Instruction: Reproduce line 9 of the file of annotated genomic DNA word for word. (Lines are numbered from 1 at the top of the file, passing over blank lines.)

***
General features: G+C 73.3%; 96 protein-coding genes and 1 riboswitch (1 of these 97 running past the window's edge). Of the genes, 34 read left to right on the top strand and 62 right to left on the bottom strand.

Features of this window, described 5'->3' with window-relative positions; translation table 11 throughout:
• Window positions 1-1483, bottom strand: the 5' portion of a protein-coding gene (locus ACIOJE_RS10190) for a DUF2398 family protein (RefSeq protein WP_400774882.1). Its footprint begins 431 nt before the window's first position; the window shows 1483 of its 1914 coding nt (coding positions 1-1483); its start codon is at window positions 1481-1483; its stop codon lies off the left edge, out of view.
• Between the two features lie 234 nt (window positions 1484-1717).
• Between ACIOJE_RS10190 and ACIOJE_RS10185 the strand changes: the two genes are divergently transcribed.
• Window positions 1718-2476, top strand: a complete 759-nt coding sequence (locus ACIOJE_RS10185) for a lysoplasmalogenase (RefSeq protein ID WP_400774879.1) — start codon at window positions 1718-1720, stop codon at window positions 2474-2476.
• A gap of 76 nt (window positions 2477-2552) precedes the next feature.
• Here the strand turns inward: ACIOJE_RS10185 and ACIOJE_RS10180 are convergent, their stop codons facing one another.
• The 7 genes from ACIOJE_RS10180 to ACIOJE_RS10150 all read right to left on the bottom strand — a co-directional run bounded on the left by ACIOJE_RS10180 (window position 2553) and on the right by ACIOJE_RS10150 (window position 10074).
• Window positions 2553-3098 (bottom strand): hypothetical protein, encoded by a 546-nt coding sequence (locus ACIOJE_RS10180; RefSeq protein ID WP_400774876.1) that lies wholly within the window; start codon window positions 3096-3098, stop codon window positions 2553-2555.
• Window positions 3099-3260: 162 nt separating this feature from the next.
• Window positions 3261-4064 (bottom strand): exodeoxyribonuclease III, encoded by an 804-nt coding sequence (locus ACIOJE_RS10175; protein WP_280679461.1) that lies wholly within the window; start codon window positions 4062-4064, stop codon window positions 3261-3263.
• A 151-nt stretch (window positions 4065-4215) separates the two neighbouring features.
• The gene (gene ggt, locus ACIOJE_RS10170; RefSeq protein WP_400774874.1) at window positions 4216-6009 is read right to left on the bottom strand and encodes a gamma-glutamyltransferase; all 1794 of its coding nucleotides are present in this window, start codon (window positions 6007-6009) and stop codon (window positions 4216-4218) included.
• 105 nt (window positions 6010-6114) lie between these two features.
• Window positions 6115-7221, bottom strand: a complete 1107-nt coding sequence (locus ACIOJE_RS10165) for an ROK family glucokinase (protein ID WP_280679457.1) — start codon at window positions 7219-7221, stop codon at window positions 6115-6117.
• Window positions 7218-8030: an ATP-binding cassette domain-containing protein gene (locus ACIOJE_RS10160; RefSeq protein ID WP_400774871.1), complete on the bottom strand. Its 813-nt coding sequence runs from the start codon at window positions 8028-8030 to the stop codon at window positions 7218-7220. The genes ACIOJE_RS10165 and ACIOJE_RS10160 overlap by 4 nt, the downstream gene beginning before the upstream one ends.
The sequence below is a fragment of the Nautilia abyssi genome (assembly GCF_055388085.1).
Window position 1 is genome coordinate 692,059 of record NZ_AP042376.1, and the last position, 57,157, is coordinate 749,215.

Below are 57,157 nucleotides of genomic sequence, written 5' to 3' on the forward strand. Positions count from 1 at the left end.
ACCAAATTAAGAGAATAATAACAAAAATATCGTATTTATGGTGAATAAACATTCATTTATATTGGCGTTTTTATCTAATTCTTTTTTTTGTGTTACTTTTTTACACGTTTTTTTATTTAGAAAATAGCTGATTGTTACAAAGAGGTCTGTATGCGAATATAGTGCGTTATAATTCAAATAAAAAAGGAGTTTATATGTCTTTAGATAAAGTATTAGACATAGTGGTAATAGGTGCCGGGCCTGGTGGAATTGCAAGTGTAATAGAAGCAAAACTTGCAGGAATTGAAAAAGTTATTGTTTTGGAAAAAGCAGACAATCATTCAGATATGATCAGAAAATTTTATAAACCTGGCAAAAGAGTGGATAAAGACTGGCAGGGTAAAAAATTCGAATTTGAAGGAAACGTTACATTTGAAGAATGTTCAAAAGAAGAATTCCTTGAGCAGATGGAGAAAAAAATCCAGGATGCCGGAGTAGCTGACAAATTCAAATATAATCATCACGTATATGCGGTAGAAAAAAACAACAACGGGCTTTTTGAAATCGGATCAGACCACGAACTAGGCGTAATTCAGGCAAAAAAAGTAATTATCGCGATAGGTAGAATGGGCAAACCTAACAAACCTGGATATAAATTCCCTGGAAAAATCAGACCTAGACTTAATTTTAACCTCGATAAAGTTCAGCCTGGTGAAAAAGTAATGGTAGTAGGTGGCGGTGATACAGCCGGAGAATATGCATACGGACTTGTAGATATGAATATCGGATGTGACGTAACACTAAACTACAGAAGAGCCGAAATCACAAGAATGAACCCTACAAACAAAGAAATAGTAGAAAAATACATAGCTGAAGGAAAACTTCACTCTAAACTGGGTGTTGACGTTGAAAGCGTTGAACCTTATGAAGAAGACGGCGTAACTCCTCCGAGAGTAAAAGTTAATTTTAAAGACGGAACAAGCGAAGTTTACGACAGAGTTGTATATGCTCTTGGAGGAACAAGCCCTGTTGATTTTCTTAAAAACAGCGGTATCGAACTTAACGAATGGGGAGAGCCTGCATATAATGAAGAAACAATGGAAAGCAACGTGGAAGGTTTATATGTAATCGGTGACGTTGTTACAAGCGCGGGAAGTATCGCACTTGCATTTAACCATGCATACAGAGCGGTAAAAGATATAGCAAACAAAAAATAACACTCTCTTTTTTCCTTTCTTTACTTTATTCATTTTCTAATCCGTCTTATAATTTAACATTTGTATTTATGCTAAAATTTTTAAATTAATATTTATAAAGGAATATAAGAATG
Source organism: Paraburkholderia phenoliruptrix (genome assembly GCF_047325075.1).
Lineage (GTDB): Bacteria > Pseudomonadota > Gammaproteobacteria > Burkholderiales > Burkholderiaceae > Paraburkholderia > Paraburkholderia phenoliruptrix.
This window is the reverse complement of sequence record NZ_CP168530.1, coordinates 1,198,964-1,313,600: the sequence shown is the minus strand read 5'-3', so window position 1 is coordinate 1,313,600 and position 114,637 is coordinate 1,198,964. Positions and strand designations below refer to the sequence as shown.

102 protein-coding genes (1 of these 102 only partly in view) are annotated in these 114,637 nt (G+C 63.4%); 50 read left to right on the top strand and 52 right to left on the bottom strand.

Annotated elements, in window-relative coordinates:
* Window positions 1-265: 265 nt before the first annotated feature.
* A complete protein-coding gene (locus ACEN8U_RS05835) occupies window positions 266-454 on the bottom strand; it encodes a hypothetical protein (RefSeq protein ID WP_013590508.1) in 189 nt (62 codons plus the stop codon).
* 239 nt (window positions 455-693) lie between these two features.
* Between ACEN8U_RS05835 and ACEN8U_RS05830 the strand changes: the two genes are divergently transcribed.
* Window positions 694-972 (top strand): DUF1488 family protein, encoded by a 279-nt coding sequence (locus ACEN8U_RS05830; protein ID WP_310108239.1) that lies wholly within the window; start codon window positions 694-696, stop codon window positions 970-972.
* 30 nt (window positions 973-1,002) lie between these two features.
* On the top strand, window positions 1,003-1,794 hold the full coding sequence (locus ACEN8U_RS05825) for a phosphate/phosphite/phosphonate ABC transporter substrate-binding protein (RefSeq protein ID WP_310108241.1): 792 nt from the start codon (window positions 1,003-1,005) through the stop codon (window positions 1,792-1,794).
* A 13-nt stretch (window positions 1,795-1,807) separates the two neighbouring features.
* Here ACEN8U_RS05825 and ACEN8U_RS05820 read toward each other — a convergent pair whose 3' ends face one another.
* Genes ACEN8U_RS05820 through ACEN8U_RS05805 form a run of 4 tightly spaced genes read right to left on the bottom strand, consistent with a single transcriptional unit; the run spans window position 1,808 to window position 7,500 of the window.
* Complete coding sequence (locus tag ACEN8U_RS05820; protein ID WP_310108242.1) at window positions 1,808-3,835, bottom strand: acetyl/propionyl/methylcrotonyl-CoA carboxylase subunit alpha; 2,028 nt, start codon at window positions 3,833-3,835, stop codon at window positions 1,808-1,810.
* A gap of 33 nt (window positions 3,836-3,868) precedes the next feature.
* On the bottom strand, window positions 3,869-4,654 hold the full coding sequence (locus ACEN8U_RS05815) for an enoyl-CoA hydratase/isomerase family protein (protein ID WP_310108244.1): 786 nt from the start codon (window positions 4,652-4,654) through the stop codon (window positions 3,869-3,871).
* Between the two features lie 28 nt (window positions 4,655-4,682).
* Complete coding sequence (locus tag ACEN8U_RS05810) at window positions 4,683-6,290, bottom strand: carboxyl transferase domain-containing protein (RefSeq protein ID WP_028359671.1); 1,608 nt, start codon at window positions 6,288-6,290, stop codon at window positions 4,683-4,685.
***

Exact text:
• The 7 genes from ACIOJE_RS10180 to ACIOJE_RS10150 all read right to left on the bottom strand — a co-directional run bounded on the left by ACIOJE_RS10180 (window position 2553) and on the right by ACIOJE_RS10150 (window position 10074).